(In collaboration with Termometro Politico)

 

Searching for a Premier. After the last months of political schizophrenia, Libyans is going to the polls to vote for their Prime Minister once again. From March to June three men followed one another in power: the disheartened Ali Zeidan first, then the outgoing Abdullah Al Thani, lastly, Ahmed Maitik, whose election was unconstitutional. In the background there are a troubled socio-economic context and a man who pulls the strings, General Kahlifa Haftar. Ex Gaddafi follower, went back to Libya when the regime fell in order to be in command of the National Transitional Council land forces, now Haftar is the leader of Operation Dignity, a fierce offensive against the Islamic troops in the East of the country. He is the real organizer of Maitik’s removal and there are on his side Special Forces (that is the elite of the Regular Army), Tobruk’s flight officers, Al Barasa, a mighty tribe from Cyrenaica, and the Zintan Brigade, located in the northwest of Libya. Mahmud Jibril, current leader of non-Islamist forces in the Parliament, is the candidate of this front.

On the contrary there is the Islamist faction, whose real candidate is Maitik, an ambitious businessman, Abdulrahman Swehli’s nephew, influential leader of Misurata. The best-known exponent of this movement, consisting of the Justice and Construction Party and the troops of Misurata, is Nuri Abu Sahimin, interim President of the Parliament and the Republic. Al Thani, who refused Maitik’s election and now is the interim current Premier, and Ali Zeidan, who went back to Libya on 19 June after spending a short period in Germany, still remain. In the background of this electoral competition, there is the possible coup by Haftar, which is not to be excluded in the near future. Moreover, there is a very critical economic situation. Over the last few months, the seaport blockage has caused the collapse in oil income: thus, the petroleum production has gone down, from 1.5 million to 250000 barrels per day. At the same time, dinar, the Libyan currency, has collapsed by 7% against US dollar. A possible and definitive breakdown of the welfare state, encouraged by the proceeds of petroleum, and the only social glue of the country for a long time, is unlikely to save Libya from anarchic scenarios.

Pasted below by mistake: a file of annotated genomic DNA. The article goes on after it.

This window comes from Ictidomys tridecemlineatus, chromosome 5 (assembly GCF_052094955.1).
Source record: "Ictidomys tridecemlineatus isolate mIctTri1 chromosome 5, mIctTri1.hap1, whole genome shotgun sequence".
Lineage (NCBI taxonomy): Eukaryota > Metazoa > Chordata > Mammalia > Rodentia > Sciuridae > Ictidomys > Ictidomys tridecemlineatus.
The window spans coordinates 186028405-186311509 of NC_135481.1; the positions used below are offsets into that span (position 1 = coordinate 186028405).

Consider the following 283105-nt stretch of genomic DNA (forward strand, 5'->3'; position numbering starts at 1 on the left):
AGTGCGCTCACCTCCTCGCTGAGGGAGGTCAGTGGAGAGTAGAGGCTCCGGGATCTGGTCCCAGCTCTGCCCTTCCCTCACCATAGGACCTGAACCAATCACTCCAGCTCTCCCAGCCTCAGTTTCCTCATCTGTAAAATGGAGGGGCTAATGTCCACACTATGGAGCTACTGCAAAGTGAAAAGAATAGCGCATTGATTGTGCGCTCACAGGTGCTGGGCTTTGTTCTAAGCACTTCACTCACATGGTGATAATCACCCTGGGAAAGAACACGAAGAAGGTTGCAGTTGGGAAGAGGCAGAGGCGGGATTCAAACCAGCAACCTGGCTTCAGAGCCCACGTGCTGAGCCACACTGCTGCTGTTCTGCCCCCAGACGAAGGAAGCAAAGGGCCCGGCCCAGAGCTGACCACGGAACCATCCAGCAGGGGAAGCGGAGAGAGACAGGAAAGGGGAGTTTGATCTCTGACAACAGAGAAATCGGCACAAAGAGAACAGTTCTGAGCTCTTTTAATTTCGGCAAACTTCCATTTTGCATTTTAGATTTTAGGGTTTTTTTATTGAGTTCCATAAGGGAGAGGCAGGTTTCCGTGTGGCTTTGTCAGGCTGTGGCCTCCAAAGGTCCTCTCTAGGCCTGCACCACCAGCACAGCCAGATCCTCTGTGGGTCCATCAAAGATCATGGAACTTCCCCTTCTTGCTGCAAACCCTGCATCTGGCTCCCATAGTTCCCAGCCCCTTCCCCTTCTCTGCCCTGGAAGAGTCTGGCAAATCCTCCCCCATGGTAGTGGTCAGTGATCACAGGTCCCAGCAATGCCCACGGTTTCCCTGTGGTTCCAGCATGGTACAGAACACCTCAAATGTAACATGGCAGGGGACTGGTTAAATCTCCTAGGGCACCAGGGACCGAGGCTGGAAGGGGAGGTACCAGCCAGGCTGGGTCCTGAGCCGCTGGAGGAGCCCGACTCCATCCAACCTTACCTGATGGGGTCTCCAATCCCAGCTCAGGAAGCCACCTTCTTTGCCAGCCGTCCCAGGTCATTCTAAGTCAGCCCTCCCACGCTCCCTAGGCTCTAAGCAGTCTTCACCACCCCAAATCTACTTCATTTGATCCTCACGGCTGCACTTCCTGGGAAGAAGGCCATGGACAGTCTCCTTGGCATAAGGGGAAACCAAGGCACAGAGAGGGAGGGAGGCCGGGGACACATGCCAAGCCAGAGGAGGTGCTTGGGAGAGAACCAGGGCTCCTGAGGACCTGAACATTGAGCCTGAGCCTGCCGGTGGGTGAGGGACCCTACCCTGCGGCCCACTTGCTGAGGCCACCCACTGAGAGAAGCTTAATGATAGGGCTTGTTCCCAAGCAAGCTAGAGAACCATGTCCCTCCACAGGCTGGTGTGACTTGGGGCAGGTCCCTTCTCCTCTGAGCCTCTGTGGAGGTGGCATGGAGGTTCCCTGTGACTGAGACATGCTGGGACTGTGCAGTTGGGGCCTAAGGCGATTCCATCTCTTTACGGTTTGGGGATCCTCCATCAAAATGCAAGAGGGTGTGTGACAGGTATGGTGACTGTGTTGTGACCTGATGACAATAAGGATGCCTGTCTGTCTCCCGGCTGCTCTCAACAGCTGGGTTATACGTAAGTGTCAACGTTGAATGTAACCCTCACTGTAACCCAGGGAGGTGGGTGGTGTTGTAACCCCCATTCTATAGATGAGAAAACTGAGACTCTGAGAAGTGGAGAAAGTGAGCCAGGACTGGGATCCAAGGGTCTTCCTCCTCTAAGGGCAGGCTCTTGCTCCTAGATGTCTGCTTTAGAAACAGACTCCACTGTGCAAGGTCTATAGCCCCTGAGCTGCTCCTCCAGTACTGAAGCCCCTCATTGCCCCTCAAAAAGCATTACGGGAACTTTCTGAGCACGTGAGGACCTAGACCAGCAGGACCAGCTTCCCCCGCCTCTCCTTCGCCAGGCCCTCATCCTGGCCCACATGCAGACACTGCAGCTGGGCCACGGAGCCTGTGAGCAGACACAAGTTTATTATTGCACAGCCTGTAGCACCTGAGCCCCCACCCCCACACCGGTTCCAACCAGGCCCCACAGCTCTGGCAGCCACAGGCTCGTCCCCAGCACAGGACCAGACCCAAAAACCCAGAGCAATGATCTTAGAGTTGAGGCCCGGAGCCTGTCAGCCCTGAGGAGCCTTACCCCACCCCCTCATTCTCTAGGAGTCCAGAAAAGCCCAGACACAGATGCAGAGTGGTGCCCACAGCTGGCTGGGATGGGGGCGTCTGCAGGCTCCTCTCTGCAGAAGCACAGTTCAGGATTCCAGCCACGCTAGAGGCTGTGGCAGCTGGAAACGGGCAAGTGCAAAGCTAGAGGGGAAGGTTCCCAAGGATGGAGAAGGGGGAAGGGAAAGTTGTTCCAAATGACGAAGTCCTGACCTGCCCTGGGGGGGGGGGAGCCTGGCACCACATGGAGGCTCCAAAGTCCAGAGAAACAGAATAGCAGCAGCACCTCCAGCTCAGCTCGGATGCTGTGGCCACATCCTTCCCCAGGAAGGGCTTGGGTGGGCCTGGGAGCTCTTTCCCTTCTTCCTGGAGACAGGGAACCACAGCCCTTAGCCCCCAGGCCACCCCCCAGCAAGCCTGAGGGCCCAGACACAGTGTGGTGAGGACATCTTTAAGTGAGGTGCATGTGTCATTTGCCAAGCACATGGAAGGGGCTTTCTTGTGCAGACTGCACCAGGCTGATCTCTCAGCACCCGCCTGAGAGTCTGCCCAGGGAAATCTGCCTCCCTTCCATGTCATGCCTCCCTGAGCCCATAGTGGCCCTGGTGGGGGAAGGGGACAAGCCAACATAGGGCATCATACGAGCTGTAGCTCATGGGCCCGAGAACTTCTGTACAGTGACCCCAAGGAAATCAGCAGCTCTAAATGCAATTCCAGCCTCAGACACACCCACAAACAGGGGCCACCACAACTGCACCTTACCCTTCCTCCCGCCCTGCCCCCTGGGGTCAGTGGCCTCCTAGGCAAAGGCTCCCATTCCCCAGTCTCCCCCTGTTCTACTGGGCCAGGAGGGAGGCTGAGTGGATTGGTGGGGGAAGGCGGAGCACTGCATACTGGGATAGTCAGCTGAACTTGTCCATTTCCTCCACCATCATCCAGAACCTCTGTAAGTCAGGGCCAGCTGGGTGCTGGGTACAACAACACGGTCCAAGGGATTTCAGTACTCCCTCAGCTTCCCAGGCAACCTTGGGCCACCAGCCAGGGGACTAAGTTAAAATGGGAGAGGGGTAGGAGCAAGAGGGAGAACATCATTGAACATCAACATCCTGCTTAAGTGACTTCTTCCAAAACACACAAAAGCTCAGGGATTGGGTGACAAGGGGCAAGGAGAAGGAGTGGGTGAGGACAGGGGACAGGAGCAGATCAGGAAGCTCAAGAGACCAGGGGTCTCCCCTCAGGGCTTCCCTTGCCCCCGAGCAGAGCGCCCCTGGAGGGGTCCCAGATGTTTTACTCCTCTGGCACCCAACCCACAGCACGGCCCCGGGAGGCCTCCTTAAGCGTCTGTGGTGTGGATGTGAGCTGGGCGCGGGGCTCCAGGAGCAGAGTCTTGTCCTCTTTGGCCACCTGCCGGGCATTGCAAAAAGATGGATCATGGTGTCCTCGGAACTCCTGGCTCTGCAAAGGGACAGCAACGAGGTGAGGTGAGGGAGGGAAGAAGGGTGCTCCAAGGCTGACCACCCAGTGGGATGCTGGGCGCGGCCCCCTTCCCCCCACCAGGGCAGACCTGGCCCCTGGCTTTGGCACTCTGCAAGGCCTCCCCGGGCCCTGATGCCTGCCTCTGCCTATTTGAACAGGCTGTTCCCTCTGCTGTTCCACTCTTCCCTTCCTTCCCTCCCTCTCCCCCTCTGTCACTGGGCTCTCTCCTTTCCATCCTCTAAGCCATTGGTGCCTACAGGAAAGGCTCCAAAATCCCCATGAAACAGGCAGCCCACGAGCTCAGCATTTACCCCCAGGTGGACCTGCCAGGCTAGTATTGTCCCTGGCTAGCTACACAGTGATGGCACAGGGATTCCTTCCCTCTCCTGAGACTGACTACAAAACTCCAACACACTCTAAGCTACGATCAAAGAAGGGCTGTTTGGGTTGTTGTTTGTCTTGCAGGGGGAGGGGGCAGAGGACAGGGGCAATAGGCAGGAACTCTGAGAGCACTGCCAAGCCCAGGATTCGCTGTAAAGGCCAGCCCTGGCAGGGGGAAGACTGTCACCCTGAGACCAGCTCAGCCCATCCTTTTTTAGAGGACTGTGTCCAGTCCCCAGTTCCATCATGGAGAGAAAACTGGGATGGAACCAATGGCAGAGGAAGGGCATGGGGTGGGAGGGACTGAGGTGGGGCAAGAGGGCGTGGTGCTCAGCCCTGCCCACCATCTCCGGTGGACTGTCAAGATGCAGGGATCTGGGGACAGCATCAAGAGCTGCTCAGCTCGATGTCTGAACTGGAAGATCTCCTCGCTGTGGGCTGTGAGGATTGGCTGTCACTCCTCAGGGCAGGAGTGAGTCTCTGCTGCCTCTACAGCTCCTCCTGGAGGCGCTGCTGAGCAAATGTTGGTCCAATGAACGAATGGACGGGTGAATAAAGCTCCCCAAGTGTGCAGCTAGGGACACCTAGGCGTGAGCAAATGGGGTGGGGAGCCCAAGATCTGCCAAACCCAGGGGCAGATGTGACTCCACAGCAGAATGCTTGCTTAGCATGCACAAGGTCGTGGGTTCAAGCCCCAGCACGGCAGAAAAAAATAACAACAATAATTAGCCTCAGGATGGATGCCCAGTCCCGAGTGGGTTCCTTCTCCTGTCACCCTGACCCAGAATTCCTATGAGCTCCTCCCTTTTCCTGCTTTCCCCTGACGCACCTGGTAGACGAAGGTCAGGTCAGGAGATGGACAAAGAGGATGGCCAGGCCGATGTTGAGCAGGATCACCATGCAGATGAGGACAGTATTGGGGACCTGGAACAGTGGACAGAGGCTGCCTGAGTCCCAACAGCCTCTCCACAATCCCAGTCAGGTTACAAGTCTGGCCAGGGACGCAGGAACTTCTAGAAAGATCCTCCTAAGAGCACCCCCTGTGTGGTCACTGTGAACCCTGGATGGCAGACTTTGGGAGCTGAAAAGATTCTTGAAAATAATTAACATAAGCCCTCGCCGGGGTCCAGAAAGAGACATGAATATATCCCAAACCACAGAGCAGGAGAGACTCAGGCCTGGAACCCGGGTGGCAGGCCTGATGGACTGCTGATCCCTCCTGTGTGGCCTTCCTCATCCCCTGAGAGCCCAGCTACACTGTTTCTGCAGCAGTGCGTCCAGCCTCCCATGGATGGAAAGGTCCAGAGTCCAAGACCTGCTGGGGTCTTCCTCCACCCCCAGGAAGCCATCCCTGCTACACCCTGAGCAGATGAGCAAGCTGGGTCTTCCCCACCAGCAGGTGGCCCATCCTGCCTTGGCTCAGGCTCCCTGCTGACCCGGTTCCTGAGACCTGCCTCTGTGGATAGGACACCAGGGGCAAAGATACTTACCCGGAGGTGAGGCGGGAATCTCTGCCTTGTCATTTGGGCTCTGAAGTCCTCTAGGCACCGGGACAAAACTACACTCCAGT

Moreover, there are other important remarks about the external interference, which influences the current civil wars in Libya. In a divided and very sought-after country like this, the struggle between democracy and Islamic radicalism is hiding another fight between Saudi Arabia and United Arab Emirates, on the one hand, and Muslim Brotherhood, on the other hand, competing for the leadership of Islam in the Middle Eastern area. This match is not only in Libya but also in Egypt, Syria and Yemen (with similar dynamics). The elections on 25 June won’t establish a strong government. It is unlikely to suppose a politically balanced scenario unless Libya get help from an organization, usually identified in the international community, capable of finding a meeting point among several and different localisms existing in the country. The European Union and the United States, after closing Gaddafi-era, have a duty, both political and moral, to support Tripoli in a transition that guarantees stability, not only in the Middle East but also in the West.